The recent debate around the proposed Parkway Valley development, now christened the Horizon Mall, has once again raised questions about our city centre as a retail destination.
In June 2013 Limerick produced the first Economic and Spatial Plan for Limerick. The plan, which is more commonly known as Limerick 2030, outlines a number of key projects for urban and regional revitalisation and more importantly is the first long term strategy we have ever seen for our city and county.
|Signatories of the Limerick Charter – a key move in 2013|
Limerick City Business Association and other key stakeholders have taken a very strong position in relation to this proposed development. Those in favour in of the development would argue the opportunity for job creation. However the Limerick City Business Association along with other key stakeholders would view the city centre, in accordance with the 2030 plan, as the key priority for job creation going forward.
I attended the launch of the Limerick 2030 plan last year and was heartened to witness many key Limerick leaders publicly sign the Limerick Charter which “commits signatories to joint planning, integrated development and deployment of resources”.
What struck me most that day was a real sense that we as a city and region were finally singing off the same hymn sheet. Gone would be the days where poor planning decisions could threaten the vibrancy of our city centre. Gone would be the days where two local authorities both representing Limerick would compete against each other rather than work in a mutually beneficial sphere. Gone would be the days where our city wallowed in the depths of negativity.
I believe that this week’s decision to refuse planning permission for a scaled-down version of the original Parkway Valley development is the first key step towards demonstrating a joint local authority which is finally putting the city first. The 2030 plan seeks to deliver Limerick to a place where it becomes a ‘major economic force in the Irish and European economy’. Limerick city centre is seen as being the heart of any regional renaissance.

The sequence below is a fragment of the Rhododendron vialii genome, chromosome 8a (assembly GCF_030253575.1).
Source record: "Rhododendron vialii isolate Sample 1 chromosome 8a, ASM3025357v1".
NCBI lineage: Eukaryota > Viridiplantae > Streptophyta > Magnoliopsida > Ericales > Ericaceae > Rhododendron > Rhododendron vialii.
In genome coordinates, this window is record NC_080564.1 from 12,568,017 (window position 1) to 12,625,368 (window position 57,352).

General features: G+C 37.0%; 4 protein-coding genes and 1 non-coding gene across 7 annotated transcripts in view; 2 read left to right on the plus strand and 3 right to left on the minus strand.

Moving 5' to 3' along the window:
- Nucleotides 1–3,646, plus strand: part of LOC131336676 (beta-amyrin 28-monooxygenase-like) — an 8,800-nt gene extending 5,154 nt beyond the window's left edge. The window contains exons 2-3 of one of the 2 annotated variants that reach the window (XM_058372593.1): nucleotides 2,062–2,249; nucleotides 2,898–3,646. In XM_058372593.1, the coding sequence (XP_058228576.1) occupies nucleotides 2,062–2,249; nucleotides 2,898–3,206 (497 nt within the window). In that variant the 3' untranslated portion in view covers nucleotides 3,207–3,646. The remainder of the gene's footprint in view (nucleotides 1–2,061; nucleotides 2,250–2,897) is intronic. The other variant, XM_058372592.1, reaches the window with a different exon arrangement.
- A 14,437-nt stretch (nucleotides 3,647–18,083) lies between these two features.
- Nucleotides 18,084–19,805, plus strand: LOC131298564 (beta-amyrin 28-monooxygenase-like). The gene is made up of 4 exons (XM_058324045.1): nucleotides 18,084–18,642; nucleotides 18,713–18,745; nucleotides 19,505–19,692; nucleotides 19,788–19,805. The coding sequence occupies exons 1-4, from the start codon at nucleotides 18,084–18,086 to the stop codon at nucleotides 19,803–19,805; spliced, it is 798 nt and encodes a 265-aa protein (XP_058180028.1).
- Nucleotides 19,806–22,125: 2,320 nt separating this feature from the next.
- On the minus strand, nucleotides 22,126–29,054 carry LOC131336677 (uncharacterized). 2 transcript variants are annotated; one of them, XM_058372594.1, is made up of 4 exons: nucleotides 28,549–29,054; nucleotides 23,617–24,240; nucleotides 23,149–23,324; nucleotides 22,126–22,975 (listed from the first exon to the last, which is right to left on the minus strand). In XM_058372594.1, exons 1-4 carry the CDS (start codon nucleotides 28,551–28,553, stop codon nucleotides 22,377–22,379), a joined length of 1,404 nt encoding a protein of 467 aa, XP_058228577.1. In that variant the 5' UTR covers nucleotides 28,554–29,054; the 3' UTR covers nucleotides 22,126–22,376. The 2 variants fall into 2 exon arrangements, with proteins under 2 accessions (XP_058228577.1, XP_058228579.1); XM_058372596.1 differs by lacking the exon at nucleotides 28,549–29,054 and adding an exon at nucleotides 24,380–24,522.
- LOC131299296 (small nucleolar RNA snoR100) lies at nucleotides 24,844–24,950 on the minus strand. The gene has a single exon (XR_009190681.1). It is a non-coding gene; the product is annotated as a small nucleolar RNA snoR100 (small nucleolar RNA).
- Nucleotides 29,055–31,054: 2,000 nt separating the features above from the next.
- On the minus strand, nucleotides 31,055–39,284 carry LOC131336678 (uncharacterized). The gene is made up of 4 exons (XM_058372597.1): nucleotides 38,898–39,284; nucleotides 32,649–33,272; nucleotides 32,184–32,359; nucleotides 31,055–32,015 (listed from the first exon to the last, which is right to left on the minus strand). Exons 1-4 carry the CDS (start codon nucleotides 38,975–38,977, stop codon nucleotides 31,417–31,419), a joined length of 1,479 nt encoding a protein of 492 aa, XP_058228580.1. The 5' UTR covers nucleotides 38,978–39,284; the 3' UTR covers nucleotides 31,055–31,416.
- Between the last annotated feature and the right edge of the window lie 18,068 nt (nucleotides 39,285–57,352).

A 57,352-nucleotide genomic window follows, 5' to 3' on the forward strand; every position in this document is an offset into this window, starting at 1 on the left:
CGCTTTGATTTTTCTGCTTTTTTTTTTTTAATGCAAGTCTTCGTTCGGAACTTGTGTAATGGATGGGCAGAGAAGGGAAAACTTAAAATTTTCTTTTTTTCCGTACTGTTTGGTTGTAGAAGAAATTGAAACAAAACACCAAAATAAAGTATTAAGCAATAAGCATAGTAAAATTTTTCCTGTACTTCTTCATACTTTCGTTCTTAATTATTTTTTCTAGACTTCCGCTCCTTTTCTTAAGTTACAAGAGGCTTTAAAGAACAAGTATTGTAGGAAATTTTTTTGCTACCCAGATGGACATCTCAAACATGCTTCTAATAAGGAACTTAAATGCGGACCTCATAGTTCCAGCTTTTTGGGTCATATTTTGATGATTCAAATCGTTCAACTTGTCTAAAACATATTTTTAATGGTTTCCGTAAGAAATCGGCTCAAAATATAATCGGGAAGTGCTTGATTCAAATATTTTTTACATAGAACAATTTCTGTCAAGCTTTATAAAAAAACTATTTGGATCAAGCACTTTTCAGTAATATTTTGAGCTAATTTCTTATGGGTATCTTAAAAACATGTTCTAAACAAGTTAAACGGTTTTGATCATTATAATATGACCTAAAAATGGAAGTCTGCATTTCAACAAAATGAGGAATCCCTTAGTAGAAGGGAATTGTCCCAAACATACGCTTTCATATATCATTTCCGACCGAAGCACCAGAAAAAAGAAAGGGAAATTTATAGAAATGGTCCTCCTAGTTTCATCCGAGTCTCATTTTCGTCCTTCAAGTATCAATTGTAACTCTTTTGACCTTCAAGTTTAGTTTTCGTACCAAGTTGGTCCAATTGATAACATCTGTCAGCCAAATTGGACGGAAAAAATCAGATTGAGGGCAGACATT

|‘The skeletal reminder of Celtic Tiger excess, poor planning and doughnut effect’ – Photo: Deirdre Power|
For every job the Parkway Valley development would produce how many job losses would we see in our city centre? For every shop that opened in the Horizon Mall, how many would we see closed in the city centre? For every shopper who crossed the threshold of the Parkway Valley, how many would cease shopping in our city?
We have not heard the end of the Parkway Valley debate. In the meantime it idly sits, a skeletal reminder of Celtic Tiger excess, poor planning and a doughnut effect that has threatened the stability of the city we all call our home.
I firmly believe in the Limerick 2030 plan. I believe that it has the potential to ensure Limerick becomes a desirable place in which to do business, live, work, play and shop. We can only achieve the 2030 ambition by sticking to the plan.
This week’s decision, the first major planning decision by our joint local authority, goes some way towards demonstrating that we are now focussed on a future that puts the city centre first.